Not to be confused with NFS.
NTFS (New Technology File System) is a proprietary disk filesystem by Microsoft for Windows and Windows-based operating systems.
There are two primary methods to achieve NTFS support when using Linux. The kernel itself includes limited write support for the NTFS filesystem. This can be seen in the native support section below. There is also a FUSE filesystem driver called NTFS-3G that includes better write support. Because of this, most users who need NTFS support opt for the FUSE implementation over the rather limited built-in support.
Before Linux v5.15, the mainlined NTFS kernel driver had very limited functional support for NTFS. The kernel configuration information defines support as "partial, but safe". The old driver could overwrite existing files but is not capable of file or directory creation, deletion, or renaming. Most NTFS users will want to enable the FUSE-powered version for systems running pre-v5.15 kernels.
As of Linux v5.15, Paragon's in-kernel NTFS driver will be available. This new "NTFSv3" driver is more fully featured and supports full read/write and compression capabilities.
File systems ---> DOS/FAT/NT Filesystems ---> <*> NTFS file system support <*> NTFS write support
FUSE support (NTFS-3G)
The following kernel options must be enabled for NTFS read/write capabilities over FUSE in Linux:
File systems ---> <*> FUSE (Filesystem in Userspace) support
Because NTFS-3G is a FUSE-based filesystem, it requires user space utilities. It is currently the best implementation of NTFS for Linux and the only FUSE-based implementation available in the main Gentoo repository. Make sure you enable USE flag suid, otherwise you get an error "read only filesystem".
USE flags for sys-fs/ntfs3g Open source read-write NTFS driver that runs under FUSE
||Add support for Access Control Lists|
||Enable extra debug codepaths, like asserts and extra output. If you want to get meaningful backtraces see https://wiki.gentoo.org/wiki/Project:Quality_Assurance/Backtraces|
||Build and install the ntfsdecrypt application.|
||Include internal version of ntfsprogs.|
||Build static versions of dynamic libraries as well|
||Enable setuid root program, with potential security risks|
||Add support for extended attributes (filesystem-stored metadata)|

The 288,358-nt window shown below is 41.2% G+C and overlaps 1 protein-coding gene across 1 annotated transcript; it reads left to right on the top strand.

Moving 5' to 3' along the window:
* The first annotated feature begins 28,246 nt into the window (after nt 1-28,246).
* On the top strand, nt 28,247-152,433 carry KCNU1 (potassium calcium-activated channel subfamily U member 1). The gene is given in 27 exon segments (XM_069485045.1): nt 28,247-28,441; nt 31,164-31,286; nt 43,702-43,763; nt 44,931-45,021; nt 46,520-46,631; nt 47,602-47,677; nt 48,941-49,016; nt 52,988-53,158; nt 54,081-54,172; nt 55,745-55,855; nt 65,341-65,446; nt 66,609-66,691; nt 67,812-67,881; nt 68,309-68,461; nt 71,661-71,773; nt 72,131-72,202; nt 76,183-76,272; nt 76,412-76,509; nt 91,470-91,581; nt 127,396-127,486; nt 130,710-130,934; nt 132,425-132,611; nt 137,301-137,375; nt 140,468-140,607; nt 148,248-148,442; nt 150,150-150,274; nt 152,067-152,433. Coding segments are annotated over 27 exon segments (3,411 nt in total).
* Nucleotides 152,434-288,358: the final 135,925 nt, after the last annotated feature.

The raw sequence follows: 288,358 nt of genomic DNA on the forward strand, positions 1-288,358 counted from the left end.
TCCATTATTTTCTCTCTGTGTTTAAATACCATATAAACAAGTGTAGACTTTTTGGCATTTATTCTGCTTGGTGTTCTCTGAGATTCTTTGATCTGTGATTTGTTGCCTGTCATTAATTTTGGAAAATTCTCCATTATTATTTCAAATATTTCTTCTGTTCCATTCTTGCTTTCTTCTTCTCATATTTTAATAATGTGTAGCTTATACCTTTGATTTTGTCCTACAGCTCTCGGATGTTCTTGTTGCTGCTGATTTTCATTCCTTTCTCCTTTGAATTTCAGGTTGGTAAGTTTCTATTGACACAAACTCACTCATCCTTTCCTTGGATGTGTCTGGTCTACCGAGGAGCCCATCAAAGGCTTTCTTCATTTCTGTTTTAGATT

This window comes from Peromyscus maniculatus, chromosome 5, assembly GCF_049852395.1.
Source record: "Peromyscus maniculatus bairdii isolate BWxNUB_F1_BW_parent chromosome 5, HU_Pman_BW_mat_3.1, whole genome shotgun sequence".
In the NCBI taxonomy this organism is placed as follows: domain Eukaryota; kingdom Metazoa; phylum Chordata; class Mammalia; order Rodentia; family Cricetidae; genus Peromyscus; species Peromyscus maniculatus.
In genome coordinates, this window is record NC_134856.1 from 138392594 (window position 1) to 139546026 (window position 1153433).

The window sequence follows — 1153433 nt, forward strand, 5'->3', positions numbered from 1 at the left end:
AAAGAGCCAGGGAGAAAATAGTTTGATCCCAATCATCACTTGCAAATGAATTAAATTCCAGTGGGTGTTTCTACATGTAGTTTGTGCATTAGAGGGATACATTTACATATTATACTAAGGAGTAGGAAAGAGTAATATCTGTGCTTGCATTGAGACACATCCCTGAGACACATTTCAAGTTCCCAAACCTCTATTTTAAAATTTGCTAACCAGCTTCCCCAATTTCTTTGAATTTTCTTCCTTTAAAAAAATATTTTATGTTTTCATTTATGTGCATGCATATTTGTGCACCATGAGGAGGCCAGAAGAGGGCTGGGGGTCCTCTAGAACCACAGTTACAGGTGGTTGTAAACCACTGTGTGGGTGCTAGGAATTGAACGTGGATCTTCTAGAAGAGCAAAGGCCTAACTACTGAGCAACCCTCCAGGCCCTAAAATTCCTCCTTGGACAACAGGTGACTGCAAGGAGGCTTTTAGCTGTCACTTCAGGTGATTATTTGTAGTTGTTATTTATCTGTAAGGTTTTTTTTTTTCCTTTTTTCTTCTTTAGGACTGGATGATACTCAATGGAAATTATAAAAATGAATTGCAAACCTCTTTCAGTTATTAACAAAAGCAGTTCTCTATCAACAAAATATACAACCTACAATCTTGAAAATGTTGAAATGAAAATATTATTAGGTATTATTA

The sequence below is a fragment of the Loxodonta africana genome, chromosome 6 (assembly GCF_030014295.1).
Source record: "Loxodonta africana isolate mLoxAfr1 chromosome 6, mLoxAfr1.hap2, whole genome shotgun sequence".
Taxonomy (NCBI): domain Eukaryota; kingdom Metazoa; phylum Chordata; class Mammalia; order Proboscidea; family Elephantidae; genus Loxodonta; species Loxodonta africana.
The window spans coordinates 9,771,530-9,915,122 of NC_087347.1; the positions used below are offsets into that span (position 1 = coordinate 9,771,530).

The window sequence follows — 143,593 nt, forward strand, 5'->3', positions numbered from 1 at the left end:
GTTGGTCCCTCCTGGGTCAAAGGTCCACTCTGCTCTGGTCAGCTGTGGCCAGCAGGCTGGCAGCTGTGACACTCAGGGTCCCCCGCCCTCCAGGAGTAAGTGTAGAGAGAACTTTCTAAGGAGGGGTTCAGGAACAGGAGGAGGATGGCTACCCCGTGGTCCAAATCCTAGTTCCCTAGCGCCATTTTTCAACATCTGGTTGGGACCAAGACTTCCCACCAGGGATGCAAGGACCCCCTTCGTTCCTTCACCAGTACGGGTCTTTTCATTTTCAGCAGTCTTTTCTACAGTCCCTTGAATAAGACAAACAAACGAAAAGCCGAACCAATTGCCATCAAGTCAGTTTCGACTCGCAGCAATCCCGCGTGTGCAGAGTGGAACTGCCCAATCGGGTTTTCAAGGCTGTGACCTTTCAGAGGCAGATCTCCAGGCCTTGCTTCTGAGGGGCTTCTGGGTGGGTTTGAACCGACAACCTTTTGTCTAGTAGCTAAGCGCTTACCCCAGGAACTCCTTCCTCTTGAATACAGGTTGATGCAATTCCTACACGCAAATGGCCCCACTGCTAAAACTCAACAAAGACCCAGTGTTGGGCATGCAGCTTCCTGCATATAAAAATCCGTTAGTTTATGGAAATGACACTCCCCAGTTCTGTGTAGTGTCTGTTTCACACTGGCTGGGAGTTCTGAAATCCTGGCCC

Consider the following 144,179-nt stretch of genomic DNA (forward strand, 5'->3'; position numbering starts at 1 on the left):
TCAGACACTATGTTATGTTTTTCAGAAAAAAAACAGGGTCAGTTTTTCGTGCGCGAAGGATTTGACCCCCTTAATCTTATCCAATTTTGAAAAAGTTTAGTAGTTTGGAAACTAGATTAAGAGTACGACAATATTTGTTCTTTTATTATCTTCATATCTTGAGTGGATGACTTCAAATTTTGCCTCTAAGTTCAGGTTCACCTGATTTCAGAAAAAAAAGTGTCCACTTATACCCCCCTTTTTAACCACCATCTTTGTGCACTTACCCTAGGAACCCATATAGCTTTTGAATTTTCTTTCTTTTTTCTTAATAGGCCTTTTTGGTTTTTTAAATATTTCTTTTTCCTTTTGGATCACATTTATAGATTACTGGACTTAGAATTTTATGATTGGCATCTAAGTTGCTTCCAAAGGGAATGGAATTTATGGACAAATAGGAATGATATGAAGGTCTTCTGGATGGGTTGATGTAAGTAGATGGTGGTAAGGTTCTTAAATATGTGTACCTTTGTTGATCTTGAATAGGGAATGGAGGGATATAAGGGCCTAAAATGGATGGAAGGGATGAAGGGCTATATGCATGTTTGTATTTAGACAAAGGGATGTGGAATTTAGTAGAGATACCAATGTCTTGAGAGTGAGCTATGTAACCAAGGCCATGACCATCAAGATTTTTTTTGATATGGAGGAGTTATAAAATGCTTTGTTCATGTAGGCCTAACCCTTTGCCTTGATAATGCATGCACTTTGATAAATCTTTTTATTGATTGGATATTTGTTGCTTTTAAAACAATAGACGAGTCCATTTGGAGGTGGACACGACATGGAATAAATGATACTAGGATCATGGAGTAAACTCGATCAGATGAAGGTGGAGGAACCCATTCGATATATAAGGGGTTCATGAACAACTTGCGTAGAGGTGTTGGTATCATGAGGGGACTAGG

After reviewing USE flags and making adjustments as necessary, install the FUSE user space tools in order to manipulate NTFS filesystems:
emerge --ask sys-fs/ntfs3g
The mkfs.ntfs command irreversibly destroys the contents of the partition it is told to format. Be sure to select the right partition before running this command!
To create an NTFS filesystem on the /dev/sda1 partition (needs
ntfsprogs USE flag):
Please replace /dev/sdyX with the actual partition you want to format.
There are several ways to mount a NTFS filesystem:
- mount - Manual mounting.
- fstab - Automatic mount at boot time.
- removable media - Automatic mount at demand.
- AutoFS - Automatic mount on access.
Using the read-only capable driver provided by the kernel:
mount -t ntfs /dev/device /path/to/mountpoint
Using the read/write capable driver provided by the kernel:
mount -t ntfs-3g /dev/device /path/to/mountpoint
Force mount NTFS partition after Windows was hibernated
NTFS file systems controlled by Windows may be hibernated instead of cleanly shutdown in order to save on system start times. When this occurs it will not be possible to mount the NTFS partition unless the hiberfil.sys file is removed. The following command can be used to force-mount a hibernated partition, which will result in the hiberfile being removed; all data in the file will be lost. Windows will have to perform a clean boot in order to resume operation:
mount -t ntfs-3g -o remove_hiberfile /path/to/device /path/to/mountpoint
On the Windows system, in order to prevent unclean shutdowns from Windows it is possible to run powercfg /h off from an Administrator command prompt. This will disable hibernation which will most likely increase boot times when booting Windows, but has the benefit of cleanly unmounting the drive.}}
If obtaining Administrator access to prevent hibernation is not possible on a Windows 10 system, then try the following workaround:
- Boot Windows to the Windows login screen.
- Click the power button (bottom right hand corner), then press and hold the shift key and click Restart.
- Choose advanced options, then reboot to the UEFI firmware settings.
- Once in the UEFI firmware, choose the appropriate boot entry for Linux.
Beta features & releases
Jean-Pierre André, one of the ntfs-3g developers, provides some add-ons and releases in his website, not yet included in the official stable releases. See the page NTFS-3G in the Archlinux Wiki, the section "Beta features & releases."
- FAT — originally created for use with MS-DOS (and later pre-NT Microsoft Windows)
- Dislocker — FUSE-based filesystem driver capable of reading NTFS BitLocker encrypted partitions.
- Ext4 — an open source disk filesystem and most recent version of the extended series of filesystems.
- Btrfs — a copy-on-write (CoW) filesystem for Linux aimed at implementing advanced features while focusing on fault tolerance, self-healing properties, and easy administration.
- Tmpfs — a virtual filesystem created to store files in dynamic (volatile) memory.
- UEFI Dual boot with Windows 7/8 — describes how to dual boot Microsoft Windows on a UEFI computer.
- NTFS at Microsoft's TechNet
- ArchWiki article "Dynamic disk" - "Dynamic disk" in Windows is an (unrecommendable) analog of LVM in Linux.